By Tom Balmforth
MOSCOW (Reuters) – Russian opposition activists said on Thursday they planned to press ahead with an unauthorised rally in Moscow this weekend despite overnight police searches and a raft of detentions, including the jailing of Kremlin critic Alexei Navalny.
Navalny, a prominent opposition figure, was jailed on Wednesday for 30 days for calling on people to protest in Moscow this Saturday against the exclusion of several opposition-minded candidates from a Sep. 8 local election.
His allies indicated the Saturday protest would go ahead regardless of the crackdown.
“Guys, even if they bang us all up tonight, you know where to be on Saturday,” Ilya Yashin, an excluded opposition election candidate and Navalny ally wrote on Twitter.
Lyubov Sobol, another Navalny ally barred from running, posted a flyer for the rally on her social media page late on Wednesday, while Navalny’s followers said in a statement on Thursday they were angry but unbowed.
“Alexei’s arrest won’t stop the protests,” they said.
Although the election to select members of Moscow city’s parliament is not a national one, opposition activists view it as an opportunity to try to gain a foothold in the Russian capital where Kremlin-backed candidates have proved less popular in the past than in other parts of the country.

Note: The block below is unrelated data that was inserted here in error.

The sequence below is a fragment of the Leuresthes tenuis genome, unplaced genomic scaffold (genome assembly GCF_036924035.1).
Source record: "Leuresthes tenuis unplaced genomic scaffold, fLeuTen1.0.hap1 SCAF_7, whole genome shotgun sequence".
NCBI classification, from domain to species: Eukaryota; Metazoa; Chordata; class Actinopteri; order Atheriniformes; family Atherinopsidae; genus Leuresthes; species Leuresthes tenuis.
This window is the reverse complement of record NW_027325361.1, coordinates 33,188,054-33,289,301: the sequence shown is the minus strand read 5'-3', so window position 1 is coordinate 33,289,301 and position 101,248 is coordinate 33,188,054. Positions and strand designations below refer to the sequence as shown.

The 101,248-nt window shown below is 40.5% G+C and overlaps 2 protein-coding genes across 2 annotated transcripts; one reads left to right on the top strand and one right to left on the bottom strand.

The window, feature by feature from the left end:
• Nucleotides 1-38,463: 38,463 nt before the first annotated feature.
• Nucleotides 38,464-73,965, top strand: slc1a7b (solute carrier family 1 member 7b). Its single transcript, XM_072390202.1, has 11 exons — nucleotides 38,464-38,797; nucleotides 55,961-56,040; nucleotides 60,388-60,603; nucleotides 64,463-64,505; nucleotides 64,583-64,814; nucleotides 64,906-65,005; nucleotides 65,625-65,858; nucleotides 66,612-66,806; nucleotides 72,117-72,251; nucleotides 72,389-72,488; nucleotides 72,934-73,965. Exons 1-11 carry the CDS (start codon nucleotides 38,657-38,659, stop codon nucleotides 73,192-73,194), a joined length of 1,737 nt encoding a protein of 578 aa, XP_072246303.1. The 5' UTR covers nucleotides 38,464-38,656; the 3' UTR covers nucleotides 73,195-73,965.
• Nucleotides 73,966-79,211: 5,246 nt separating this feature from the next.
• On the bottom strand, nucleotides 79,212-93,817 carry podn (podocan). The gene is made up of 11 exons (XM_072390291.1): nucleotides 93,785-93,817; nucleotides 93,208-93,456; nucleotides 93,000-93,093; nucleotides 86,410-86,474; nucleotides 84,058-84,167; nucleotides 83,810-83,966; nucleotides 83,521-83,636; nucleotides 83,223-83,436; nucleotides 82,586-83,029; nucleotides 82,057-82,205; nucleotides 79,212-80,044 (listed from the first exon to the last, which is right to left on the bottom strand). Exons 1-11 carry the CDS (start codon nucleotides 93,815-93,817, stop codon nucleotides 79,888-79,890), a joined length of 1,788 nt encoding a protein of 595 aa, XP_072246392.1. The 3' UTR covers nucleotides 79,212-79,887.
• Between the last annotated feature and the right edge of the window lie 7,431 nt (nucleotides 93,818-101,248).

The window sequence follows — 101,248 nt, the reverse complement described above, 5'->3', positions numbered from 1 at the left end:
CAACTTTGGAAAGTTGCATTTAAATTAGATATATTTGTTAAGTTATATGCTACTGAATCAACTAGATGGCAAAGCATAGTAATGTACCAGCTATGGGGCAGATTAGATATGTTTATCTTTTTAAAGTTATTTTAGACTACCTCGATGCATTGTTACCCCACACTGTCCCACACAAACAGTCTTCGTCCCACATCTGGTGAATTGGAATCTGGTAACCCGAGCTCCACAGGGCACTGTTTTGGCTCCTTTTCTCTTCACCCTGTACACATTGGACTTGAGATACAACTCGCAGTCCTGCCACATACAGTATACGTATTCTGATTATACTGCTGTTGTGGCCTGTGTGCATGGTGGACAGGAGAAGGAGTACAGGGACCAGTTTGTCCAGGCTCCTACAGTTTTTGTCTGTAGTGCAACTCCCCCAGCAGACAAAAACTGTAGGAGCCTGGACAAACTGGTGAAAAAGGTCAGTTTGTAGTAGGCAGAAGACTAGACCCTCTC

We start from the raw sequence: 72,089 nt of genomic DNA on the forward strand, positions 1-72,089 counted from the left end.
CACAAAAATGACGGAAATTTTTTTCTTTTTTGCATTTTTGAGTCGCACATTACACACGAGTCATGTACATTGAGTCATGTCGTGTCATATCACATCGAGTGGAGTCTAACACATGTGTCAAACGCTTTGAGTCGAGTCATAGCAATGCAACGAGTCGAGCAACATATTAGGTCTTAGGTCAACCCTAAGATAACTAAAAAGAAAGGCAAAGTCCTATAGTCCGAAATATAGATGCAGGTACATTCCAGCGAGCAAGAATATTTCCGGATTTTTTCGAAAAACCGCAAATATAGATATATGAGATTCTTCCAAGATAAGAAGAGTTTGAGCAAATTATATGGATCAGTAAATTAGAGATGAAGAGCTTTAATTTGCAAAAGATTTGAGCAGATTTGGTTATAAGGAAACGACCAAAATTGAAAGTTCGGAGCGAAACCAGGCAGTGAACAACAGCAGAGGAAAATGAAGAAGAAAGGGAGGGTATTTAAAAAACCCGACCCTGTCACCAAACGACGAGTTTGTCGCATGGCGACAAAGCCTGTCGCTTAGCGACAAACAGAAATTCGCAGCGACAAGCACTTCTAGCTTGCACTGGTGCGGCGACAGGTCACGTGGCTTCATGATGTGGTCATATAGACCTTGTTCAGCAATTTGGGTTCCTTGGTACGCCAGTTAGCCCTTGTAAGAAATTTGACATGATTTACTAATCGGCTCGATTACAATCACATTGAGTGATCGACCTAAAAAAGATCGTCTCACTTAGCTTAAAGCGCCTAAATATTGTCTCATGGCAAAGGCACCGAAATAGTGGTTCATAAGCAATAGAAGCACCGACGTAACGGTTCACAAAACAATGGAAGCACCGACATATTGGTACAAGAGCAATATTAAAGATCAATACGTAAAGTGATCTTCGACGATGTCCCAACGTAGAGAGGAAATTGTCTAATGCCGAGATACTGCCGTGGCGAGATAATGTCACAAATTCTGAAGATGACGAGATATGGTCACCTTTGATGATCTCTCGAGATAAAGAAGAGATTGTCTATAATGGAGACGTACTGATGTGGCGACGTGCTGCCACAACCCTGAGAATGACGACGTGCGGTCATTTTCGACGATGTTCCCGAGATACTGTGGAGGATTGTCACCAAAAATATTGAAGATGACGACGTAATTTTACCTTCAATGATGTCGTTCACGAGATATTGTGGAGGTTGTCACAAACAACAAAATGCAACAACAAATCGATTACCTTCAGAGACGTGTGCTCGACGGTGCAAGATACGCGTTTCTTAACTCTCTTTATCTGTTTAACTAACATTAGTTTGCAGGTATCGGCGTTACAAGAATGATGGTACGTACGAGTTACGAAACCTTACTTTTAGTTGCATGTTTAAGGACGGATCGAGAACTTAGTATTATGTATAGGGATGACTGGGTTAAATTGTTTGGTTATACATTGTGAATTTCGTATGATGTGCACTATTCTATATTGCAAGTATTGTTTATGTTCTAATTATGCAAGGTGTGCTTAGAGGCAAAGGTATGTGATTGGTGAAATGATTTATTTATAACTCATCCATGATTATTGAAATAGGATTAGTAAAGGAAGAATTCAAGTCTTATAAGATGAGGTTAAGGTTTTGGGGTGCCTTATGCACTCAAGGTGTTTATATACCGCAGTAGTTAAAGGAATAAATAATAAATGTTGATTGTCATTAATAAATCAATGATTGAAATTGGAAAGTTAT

Election officials have barred opposition candidates from running for the Moscow city legislature however on the grounds that they failed to gather enough signatures of support.
The barred candidates dispute that. The real reason they were blocked, they say, was to stop them from challenging the Kremlin’s grip on power.
Four opposition activists had their homes searched by police on Wednesday night, human rights campaigners said. One of the activists whose home was searched, Ivan Zhdanov, a Navalny ally, said he had been taken in for questioning late at night.
The crackdown came after Russia’s Investigative Committee on Wednesday opened a criminal investigation into an opposition rally in June which it said may have obstructed the work of Moscow’s electoral commission.
A protest last weekend calling for the candidates to be registered was attended by more than 20,000 people, according to a monitor.
(Editing by Andrew Osborn)